Media Ecology

Kate Milberry

in Communication

ISBN: 9780199756841
Published online May 2012 | | DOI:
Media Ecology

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Neil Postman famously used a biological metaphor to explain “media ecology,” a term he borrowed from McLuhan to spearhead an intellectual tradition. In biology, a medium is defined as a substance within which a culture grows; in media ecology, a medium is a technology within which human culture grows, giving form to its politics, ideologies, and social organization. Previously, “medium” had been conceptualized in terms of transportation; now in communication studies it is typically understood as an environment. Media ecology focuses on media as environments, and environments as media, with an explicit concern for their evolution, effects, and forms. It comprises a theory about the complex interplay between humans, technology, media, and the environment, with the aim of increasing awareness of mutual effects. Media ecology is an expansive, inclusive, and therefore multidisciplinary field, borrowing from a range of academic disciplines, including technology and information studies, linguistics and semiotics, and cultural studies. “Media” refers to communication technologies as well as other communicative forms, such as the brain and body, the classroom and the courtroom, and the languages, symbols, and codes of successive historical eras. “Ecology” is also a transgressive and encompassing term, drawing upon systems theory and cybernetics in order to make sense of the evolution of humans and technology in the coproduction of culture. Media ecology is distinct from communication studies proper in its focus on the integration, interdependence, and dynamism of media and technology in human affairs. It assumes that the symbol systems and technologies people use to think with, communicate, and represent our experiences play an integral role in how we create and understand reality. As our symbols and media have evolved significantly since the invention of the alphabet—hailed as the first communication technology—so have our thinking processes, social and political structures, and conceptions of reality. Media ecology provides a lens for understanding these changes as we experience and represent “the world” through ever-new media and symbols. Media ecology thus explores the cultural consequences of how media change—and change us—over time. One lingering criticism of the approach is that of technological determinism, not least because of the early thinkers’ preoccupation with the causal role of media in societal change. Media ecologists have responded by underscoring their focus on the interaction of communication, culture, and consciousness as a dynamic process rather than on communication technology as the singular and driving force of social transformation.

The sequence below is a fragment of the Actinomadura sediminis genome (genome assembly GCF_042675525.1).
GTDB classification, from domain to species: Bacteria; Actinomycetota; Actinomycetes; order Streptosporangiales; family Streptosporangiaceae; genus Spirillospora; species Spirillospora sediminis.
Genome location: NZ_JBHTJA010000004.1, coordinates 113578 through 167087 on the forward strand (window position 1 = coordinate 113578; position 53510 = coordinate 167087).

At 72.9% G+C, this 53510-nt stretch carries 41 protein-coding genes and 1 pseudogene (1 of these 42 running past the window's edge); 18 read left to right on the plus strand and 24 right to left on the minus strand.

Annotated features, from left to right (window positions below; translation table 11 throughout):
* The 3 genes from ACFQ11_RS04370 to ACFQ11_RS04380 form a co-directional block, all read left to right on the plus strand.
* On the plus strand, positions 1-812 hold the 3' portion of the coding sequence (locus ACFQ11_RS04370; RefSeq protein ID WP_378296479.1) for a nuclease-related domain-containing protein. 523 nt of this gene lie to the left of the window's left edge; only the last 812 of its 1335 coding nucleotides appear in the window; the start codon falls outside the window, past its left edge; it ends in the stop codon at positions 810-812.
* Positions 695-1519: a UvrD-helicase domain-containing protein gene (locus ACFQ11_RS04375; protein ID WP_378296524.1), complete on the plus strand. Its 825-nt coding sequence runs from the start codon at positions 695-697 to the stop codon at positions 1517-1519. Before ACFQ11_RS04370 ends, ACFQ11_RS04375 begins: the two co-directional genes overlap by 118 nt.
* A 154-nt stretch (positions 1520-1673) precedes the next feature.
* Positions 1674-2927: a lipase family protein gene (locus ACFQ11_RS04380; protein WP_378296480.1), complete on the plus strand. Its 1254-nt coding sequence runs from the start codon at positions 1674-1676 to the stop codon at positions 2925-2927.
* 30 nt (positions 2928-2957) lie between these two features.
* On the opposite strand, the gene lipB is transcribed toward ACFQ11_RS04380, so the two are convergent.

Article.  5951 words. 

Subjects: Communication Studies

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